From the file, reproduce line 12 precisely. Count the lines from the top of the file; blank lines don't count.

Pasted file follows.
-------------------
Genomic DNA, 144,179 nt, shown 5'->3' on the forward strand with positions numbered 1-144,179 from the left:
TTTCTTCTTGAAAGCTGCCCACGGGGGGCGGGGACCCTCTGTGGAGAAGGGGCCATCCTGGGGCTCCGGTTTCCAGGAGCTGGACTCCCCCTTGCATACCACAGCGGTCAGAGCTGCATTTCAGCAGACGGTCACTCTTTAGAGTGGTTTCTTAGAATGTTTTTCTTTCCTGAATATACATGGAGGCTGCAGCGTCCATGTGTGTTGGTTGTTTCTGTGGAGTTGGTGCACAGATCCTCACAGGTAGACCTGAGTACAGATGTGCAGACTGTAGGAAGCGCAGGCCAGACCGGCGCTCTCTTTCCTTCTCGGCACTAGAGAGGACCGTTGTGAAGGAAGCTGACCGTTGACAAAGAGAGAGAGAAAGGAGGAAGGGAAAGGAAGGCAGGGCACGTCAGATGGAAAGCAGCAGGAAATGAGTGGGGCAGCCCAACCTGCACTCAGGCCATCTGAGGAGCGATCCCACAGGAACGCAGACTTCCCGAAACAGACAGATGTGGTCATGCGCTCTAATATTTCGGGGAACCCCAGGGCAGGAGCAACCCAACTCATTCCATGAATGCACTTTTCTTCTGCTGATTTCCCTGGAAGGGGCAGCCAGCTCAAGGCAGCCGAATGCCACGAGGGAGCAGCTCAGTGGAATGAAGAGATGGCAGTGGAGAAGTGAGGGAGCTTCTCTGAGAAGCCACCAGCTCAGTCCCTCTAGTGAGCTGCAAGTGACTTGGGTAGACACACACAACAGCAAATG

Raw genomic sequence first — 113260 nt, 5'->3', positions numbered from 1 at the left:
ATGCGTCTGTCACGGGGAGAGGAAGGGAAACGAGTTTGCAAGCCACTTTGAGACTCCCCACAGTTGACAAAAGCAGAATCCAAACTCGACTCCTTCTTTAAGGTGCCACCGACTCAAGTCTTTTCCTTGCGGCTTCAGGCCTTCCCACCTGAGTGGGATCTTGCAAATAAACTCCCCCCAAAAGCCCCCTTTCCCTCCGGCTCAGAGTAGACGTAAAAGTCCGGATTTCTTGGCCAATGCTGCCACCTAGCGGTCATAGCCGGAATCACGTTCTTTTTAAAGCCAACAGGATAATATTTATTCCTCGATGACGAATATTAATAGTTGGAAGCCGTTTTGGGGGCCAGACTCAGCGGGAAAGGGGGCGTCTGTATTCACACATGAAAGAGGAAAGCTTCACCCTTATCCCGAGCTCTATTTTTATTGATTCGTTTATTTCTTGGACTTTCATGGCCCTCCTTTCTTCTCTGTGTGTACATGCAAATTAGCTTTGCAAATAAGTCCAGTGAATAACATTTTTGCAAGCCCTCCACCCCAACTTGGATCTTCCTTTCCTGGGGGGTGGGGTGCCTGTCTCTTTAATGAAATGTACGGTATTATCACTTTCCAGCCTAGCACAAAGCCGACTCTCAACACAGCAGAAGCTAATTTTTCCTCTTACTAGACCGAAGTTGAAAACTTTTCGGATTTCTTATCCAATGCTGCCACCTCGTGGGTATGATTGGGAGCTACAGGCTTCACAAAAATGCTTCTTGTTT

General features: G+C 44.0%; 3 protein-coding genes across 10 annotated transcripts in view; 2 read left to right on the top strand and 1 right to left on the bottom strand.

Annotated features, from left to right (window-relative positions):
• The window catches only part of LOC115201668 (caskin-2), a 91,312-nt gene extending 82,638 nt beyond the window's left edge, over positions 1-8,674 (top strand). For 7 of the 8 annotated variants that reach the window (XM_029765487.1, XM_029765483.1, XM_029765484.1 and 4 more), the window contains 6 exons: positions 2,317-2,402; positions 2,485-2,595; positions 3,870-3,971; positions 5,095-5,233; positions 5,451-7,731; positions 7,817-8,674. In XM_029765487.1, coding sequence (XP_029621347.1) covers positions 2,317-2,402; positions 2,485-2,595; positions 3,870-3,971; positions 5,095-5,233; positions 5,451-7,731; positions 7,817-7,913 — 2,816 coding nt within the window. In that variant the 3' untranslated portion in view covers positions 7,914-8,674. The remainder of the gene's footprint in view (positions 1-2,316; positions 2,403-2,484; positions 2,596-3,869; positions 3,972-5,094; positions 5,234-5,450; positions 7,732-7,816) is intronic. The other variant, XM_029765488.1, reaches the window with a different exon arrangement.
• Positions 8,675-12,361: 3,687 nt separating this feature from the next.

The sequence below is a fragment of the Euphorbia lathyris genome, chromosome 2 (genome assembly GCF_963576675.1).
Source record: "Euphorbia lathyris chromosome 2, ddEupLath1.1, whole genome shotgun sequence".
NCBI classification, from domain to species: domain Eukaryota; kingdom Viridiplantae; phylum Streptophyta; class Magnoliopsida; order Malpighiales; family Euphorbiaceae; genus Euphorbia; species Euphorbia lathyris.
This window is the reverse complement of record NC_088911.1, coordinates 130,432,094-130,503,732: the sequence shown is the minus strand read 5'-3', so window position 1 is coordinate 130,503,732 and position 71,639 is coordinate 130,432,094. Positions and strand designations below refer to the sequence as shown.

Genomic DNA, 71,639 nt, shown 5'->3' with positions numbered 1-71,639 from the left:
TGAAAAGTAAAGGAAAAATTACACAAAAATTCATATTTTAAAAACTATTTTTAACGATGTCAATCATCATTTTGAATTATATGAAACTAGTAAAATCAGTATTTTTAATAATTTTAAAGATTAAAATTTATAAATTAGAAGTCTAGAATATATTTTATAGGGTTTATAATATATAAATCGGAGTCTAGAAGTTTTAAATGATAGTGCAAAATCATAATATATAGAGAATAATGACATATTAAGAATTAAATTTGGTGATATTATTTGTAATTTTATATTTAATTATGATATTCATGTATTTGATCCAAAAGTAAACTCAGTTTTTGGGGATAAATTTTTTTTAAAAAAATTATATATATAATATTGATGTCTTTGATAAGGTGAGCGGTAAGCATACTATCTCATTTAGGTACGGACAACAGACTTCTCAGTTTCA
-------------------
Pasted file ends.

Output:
This window is the reverse complement of record NC_088911.1, coordinates 130,432,094-130,503,732: the sequence shown is the minus strand read 5'-3', so window position 1 is coordinate 130,503,732 and position 71,639 is coordinate 130,432,094. Positions and strand designations below refer to the sequence as shown.